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Food stabilisers, thickeners and gelling agents(Gellan Gum)are obtained from a wide range of natural raw materials including microorganisms, land and sea plants and animal connective tissues. 

They control moisture and provide structure, flow, stability and eating qualities to food products. Approvals for food use and purity criteria are closely controlled by regulation. 

Commercial applications are determined by the combination of properties provided by these materials including the current significant market drivers of price and availability coupled with consumer and retailer preferences. Future developments with hydrocolloids will recognise the value of nutritional and therapeutic benefits in addition to the functional attributes. 

Within the food industry, stabilisers, thickeners and gelling agents are often more simply referred to as food hydrocolloids. The hydrocolloids traditionally used in food thickening and gelling include, but are not limited to, the following: agar, alginates, arabic,
carrageenan, cassia tora, carboxymethyl cellulose, gelatin, gellan, guar, karaya, konjac, locust bean gum, methyl cellulose, hydroxypropylmethyl cellulose, microcrystalline cellulose, pectin, starches, tara, tragacanth and xanthan.


All the stabilisers, thickeners and gelling agents listed above are also known and
described as ‘food hydrocolloids’ implying that functional properties are obtained by mixing
them with water. A strict definition of a hydrocolloid is, however, difficult. Ask ten scientists
what is a hydrocolloid and it is likely that ten different answers will be obtained. These could
include statements as follows:

  • A colloidal substance obtained from ...
  • A material that hydrates in water ...
  • A colloid forming a suspension and not a true solution in water ...
  • A synonym for gum (e.g. guar gum, locust bean gum, gum arabic ...)
  • A macromolecule, such as a carbohydrate polymer or a protein, that is water soluble ... 
Many of these ingredients are carbohydrates but at least one important hydrocolloid, gelatin, is a protein. Most are agricultural derivatives but some are biotechnology derived, and gelatin, of course, is an animal product. This volume presents some scientific information but focuses more on the ‘real world’ of application-related data that will be of most benefit to food technologists and food formulators.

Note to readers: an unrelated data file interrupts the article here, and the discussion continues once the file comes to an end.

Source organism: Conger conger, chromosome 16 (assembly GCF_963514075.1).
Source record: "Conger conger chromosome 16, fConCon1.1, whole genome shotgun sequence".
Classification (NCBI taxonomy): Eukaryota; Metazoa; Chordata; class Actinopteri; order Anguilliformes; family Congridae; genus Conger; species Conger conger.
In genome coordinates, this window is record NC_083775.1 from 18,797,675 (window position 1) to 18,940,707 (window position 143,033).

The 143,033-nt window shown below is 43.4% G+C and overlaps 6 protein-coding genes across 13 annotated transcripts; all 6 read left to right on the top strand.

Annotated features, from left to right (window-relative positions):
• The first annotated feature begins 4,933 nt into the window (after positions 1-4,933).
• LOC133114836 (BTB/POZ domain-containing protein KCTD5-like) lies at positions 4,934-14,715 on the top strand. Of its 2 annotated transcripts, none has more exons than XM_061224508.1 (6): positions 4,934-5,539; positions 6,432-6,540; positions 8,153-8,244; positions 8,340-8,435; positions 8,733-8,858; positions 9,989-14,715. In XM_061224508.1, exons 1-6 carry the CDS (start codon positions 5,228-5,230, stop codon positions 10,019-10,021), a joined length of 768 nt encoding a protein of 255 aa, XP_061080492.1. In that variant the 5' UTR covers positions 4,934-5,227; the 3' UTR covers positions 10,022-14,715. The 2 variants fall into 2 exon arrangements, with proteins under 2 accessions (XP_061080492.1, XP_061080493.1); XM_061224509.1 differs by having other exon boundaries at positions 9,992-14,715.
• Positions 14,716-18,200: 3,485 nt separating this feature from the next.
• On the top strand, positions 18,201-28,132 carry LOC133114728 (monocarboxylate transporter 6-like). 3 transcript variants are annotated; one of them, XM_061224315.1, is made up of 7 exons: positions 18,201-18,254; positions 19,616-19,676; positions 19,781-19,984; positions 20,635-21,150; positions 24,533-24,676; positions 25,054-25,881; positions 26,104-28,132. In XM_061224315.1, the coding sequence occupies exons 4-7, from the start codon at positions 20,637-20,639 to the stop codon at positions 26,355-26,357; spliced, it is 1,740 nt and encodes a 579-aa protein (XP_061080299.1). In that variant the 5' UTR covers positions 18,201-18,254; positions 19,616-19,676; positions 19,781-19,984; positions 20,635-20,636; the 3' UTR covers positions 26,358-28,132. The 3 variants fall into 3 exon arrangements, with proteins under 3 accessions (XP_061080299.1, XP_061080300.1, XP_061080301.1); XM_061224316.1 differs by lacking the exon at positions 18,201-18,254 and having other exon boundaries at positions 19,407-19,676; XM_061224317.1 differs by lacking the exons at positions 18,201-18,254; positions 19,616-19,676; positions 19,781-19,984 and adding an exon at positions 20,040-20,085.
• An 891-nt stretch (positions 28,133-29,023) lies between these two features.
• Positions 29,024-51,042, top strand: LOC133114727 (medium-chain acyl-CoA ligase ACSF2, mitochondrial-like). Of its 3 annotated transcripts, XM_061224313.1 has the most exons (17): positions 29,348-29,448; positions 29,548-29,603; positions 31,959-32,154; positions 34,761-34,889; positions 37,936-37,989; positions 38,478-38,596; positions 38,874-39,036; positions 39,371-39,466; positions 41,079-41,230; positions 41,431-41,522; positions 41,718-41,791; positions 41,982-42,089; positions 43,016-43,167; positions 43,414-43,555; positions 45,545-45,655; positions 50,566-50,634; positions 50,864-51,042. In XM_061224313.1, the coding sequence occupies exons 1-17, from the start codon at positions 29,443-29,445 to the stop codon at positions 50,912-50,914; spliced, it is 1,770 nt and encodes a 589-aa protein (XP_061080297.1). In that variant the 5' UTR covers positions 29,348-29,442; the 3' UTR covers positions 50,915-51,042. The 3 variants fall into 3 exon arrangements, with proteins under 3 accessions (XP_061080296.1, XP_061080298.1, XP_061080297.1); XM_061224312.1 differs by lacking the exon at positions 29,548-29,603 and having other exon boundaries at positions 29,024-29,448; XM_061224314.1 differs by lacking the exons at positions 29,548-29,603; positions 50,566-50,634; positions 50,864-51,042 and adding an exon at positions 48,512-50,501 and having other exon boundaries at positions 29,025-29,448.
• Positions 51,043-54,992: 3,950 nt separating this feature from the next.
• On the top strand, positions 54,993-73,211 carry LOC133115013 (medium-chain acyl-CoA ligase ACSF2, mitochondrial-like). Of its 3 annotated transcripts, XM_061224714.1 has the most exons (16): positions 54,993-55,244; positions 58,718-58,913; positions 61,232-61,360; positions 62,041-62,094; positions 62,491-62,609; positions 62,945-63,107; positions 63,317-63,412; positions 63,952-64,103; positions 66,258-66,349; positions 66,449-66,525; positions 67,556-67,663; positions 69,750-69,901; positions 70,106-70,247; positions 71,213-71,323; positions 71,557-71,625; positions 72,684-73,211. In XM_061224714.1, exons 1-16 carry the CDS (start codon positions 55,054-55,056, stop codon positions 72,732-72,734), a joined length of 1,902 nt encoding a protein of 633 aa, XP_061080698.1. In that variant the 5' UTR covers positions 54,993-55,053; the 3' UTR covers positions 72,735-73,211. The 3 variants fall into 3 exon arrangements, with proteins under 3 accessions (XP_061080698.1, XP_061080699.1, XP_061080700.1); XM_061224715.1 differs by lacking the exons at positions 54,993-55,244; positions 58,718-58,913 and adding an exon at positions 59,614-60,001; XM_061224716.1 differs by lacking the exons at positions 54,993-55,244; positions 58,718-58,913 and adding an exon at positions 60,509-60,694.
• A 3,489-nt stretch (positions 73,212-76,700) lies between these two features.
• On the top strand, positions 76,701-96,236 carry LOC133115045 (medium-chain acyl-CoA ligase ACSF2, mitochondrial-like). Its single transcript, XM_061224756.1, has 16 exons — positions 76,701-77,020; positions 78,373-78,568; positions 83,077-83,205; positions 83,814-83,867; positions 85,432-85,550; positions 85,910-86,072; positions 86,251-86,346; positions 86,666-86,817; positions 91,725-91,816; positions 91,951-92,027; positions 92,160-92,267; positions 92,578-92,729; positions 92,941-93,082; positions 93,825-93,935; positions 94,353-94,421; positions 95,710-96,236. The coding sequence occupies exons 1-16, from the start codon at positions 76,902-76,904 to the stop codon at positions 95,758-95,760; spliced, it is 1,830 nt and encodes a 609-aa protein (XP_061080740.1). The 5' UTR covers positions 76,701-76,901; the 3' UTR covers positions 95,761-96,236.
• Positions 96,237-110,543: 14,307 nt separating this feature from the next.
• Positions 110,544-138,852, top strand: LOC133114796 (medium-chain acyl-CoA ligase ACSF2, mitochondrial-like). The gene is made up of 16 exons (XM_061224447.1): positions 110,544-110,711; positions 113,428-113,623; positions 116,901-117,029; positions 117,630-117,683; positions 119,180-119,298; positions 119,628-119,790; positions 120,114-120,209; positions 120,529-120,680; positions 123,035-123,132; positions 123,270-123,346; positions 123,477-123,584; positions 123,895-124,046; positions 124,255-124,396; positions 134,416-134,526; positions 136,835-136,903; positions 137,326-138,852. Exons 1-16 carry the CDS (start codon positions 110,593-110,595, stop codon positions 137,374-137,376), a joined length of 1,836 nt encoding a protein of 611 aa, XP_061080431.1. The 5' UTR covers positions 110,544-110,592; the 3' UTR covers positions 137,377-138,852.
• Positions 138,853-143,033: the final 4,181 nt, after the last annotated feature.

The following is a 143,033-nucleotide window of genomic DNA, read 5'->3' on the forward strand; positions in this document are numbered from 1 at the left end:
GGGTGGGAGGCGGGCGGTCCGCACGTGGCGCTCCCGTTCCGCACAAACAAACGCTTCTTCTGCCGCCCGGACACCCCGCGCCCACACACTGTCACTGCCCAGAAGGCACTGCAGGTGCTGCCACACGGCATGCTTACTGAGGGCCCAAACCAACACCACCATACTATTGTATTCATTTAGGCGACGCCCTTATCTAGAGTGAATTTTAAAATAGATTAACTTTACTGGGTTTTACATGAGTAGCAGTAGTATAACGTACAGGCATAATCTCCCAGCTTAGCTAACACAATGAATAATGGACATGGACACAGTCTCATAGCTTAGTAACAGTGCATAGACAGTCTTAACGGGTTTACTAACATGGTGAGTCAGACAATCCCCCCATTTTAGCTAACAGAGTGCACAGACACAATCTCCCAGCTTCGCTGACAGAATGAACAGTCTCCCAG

Functional Properties 

The following is a brief overview of the key functional properties for which these ingredients
are used. Nutritional properties are relatively new and nutraceutical or health-enhancing
properties are even more recent. Further work is sure to advance the use of hydrocolloids
beyond modification of the rheology of foods.


Viscosity is probably one of the most widely used properties. In this respect, hydrocolloids
are often used in systems where the oil or fat content has been reduced or eliminated through substitution with water. The hydrocolloid thickens water, which, in turn, replaces the fat or oil to give a product with similar properties to the full-fat food. A typical application for this function is reduced-fat salad dressings. In other cases, the thickened water simply adds body, texture and mouthfeel to a food such as table syrups, particularly low-calorie syrups.


If oil or fat is partially removed from a formulation and is replaced with thickened water, an
emulsion is usually formed. Often the function of the hydrocolloid is to stabilise the emulsion, to prevent separation and, in the case of frozen foods, to control ice crystal formation. New technology and new ingredients have been developed specifically to address the problem of ice crystals in frozen foods, but hydrocolloids will continue to play a role. Virtually every ice cream product sold in retail outlets is stabilised with carrageenan, locust bean gum and/or guar gum. Low-fat salad dressings, discussed above, also benefit from emulsion-stabilising properties.


If insoluble particles are included in the thickened product then separation and settling should be eliminated or at least minimised. Some hydrocolloids create solutions with a ‘yield point’ that will keep particles immobilised in suspension. Salad dressing is a good example of this and Gellan gum is the typical hydrocolloid to supply this functionality.


One of the key texturising aspects of hydrocolloids is the ability to gel and solidify fluid
products. For example, in gelled milk desserts, even low levels of carrageenan will form a
solid milk gel. Other classic gelling agents are pectin, gelatin and agar. Many others, however, will form a gel under specific conditions. Certain grades of alginates form gels with calcium ions. Xanthan and locust bean gum do not gel individually but together they display synergy and form a strong cohesive gel. Methyl cellulose and hydroxypropylmethyl cellulose are  
unusual in forming solutions that reversibly thicken or gel when heated. The food industry has a myriad of gelling applications ranging from soft, elastic gels to hard and brittle gels.

Nutritional and nutraceutical

There is already a wide use of some hydrocolloids, arabic and guar gum, for example, as
sources of 
soluble dietary fibre. Much research has been conducted in the nutraceutical
benefits of hydrocolloids. Potential benefits range from cholesterol reduction to cancer risk
prevention. Their use in weight loss programmes is already widespread and likely to expand


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